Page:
We all like to think of ourselves as living in a society where everything is in its proper place. Everything is taken into account. The people who do bad things are punished. The people who are clever, or who work hard, are rewarded. It is idealistic, but we try to organize every detail of our society into this system of order. We strive to have an answer to everything. We try to judge everything. Even if we do not have enough facts about something, we judge it anyway. We suppose our justification is that it is better to have an imperfect assessment of something than none at all. This is the basis of prejudice. It is also the origin of many questionable social customs and superstitions. Some social customs are in a kind of fringe area.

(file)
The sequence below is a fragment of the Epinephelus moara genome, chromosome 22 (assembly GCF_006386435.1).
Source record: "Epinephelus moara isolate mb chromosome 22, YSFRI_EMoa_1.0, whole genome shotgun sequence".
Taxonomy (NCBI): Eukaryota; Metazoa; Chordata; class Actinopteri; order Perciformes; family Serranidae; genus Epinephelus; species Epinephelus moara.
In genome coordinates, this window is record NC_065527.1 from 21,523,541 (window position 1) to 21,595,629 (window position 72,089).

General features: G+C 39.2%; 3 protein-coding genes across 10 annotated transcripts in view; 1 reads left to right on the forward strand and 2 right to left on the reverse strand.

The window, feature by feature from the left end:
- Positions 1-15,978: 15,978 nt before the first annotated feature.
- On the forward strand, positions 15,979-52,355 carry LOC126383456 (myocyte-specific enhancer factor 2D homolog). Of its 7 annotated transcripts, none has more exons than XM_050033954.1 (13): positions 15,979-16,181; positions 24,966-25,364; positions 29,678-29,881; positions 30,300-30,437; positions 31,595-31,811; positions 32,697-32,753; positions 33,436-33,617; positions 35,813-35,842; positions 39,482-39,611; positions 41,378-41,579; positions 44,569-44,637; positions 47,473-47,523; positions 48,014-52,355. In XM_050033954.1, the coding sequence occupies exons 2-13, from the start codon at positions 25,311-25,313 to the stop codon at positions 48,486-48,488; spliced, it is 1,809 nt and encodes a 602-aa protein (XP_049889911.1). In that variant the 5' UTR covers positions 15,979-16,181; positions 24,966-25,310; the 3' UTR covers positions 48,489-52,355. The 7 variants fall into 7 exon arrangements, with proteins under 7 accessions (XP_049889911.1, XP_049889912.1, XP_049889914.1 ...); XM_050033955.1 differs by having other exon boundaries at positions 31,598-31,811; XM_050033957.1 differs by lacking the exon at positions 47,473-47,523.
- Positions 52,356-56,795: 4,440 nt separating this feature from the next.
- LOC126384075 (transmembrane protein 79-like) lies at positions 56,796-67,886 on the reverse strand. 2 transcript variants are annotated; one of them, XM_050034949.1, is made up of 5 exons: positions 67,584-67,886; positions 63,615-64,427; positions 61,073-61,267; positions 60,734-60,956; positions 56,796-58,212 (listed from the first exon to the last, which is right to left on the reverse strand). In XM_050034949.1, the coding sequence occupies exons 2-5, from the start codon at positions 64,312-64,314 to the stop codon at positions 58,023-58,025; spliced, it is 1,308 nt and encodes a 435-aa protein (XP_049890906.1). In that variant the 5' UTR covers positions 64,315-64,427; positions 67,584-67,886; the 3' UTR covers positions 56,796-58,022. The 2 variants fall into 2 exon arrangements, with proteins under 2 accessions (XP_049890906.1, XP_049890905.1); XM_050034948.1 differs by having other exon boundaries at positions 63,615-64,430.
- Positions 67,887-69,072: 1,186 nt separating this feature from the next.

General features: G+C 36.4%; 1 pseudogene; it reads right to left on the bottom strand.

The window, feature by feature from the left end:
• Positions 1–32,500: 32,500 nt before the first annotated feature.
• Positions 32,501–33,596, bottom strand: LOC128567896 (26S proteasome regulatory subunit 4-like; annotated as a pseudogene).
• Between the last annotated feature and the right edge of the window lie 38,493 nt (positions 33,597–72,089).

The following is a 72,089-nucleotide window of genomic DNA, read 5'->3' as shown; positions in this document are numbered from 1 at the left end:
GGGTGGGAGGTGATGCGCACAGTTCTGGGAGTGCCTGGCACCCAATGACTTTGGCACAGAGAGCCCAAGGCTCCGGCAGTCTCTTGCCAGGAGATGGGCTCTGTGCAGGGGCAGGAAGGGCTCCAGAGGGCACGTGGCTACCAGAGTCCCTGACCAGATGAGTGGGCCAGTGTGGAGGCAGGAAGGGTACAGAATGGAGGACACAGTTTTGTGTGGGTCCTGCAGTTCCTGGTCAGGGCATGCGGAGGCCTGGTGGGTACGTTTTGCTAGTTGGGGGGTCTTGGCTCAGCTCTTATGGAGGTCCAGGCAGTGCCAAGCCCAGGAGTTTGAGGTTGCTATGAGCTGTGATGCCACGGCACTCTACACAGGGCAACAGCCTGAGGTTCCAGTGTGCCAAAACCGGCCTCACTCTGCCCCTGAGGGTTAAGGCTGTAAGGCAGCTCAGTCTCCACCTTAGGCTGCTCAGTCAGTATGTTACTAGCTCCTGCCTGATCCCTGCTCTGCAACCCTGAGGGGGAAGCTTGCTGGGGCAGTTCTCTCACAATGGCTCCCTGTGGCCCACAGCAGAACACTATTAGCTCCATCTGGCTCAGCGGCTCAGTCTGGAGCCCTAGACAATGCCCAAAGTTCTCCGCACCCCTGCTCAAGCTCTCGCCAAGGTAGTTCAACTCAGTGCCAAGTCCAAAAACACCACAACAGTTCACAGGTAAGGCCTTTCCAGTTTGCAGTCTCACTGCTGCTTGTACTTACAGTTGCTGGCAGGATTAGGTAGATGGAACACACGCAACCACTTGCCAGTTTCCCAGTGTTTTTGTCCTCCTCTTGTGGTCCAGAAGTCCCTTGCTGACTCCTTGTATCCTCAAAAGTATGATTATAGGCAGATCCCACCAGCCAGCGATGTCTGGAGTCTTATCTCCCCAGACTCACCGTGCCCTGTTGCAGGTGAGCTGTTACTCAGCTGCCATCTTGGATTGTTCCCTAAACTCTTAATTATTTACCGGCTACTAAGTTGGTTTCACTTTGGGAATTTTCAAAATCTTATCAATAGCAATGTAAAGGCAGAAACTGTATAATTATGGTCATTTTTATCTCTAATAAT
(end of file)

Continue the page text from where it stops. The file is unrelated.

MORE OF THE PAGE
For example, striking up a friendship or conversation with a stranger in public, particularly one of the opposite sex, is still considered to be a little in bad taste. This is probably because of the uncertain factors involved. But on closer examination we find that it is indeed a very useful practice. The dangers and uncertainties are no greater than those in other forms of social contact. Customs and traditions still persist, however, and many people have vague misgivings about approaches by strangers.